[Servercert-wg] Discussion Period Begins - Ballot SC-063: “Make OCSP Optional and Incentivize Automation”

Aaron Gable aaron at letsencrypt.org
Tue May 2 21:01:41 UTC 2023

On Tue, May 2, 2023 at 9:50 AM Dimitris Zacharopoulos (HARICA) <
dzacharo at harica.gr> wrote:

> Here is the current language in 4.9.7:
> *"For the status of Subordinate CA Certificates:*
> *The CA SHALL update and reissue CRLs at least:*
> *i. once every twelve months; and *
> *ii. within 24 hours after revoking a Subordinate CA Certificate."*
> This clearly states that if a CA revokes a Subordinate CA Certificate, a
> CRL must be issued within 24 hours, otherwise, the CRL must be reissued at
> least once every twelve months. There is a clear gap between the two events
> (revoke and issue the CRL)

Ok, this is a good point, I'd forgotten that we already have language to
this effect in place for Subordinate CA Certificates. That makes me
slightly less reticent, but certainly does not fully assuage my concerns.

> What about the case that a Subscriber authenticates to the RA and requests
> a certificate (their certificate) to be revoked? The CA "becomes aware"
> language applies to Certificate Problem Reports and specific use cases
> described in

I was using "becomes aware" as short-hand for the total set of requirements
in In the case where the Subscriber requests that their own
certificate be revoked, the CA still has 24 hours from that time to do so!

> This is not circular. The CA keeps the revocationDate timestamp in a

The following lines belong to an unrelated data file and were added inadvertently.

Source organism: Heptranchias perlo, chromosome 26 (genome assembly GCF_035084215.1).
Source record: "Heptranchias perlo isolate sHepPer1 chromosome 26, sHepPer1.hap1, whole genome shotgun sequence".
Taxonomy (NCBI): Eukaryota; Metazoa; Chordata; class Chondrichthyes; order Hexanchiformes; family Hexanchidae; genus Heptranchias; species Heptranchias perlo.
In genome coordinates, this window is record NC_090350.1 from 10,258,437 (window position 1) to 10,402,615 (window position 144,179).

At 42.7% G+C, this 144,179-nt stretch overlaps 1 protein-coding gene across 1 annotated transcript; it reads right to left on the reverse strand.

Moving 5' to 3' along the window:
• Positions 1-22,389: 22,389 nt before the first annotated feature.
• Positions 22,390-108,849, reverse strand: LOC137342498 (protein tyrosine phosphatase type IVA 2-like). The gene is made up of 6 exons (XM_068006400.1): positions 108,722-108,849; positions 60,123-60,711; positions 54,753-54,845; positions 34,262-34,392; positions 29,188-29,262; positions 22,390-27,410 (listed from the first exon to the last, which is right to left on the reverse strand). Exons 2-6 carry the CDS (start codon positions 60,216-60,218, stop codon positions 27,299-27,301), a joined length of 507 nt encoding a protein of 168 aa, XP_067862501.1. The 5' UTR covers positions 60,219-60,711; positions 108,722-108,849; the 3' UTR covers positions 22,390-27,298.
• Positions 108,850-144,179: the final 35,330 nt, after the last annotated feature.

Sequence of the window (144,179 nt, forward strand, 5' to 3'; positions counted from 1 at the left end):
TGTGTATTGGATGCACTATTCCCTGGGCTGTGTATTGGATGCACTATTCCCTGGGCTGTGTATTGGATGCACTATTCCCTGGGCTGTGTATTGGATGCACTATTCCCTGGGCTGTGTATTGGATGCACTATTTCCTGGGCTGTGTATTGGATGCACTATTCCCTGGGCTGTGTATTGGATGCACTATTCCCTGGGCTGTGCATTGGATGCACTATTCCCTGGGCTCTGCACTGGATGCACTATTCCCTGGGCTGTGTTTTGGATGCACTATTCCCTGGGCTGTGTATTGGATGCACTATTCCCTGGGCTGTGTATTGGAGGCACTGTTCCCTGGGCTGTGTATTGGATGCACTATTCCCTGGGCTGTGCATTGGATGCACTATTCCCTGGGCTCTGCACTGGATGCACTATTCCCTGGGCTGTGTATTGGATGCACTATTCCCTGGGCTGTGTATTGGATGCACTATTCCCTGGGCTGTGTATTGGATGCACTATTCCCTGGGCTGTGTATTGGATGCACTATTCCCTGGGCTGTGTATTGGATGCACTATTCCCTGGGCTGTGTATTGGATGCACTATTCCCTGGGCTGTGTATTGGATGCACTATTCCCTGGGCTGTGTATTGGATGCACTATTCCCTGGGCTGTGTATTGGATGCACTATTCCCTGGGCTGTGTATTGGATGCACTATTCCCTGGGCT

> database, processes as many revocation requests within a certain time
> window (e.g. 10 minutes), and then issues a CRL.

So you'd like to standardize the CA database schema? The point of my
illustrative example below was to demonstrate that a CA does not
necessarily have to store a revocation timestamp in their database in order
to be compliant with your proposed requirement. If they choose not to do
so, then it's completely unclear when the proposed 4-hour clock starts.

On the one hand, you're correct -- I agree that publishing every 24 hours
is not inherently more secure than publishing every 7 days, in the case
that no new certificates have been revoked.

But for me, the point is not just security, it's automation. Publishing
CRLs on a set schedule is easier, safer, and more reliable than publishing
CRLs immediately after certs have been revoked *and also* on a much slower
set schedule just in case nothing has been revoked. If a requirement such
as you propose passes, I guarantee that many CAs (LE included) will choose
to simply publish a CRL every 3 hours, rather than reactively publish them
4 hours after a revocation.

I don't think that this kind of two-tiered, reactive requirement is healthy
for the ecosystem.

If we want to shorten the timeline for revocation under Paragraph 1
from 24 hours to 4 hours, then I'm not opposed. But that seems like an
orthogonal concern to this ballot. I think we should preserve the current
24 hour timeline.

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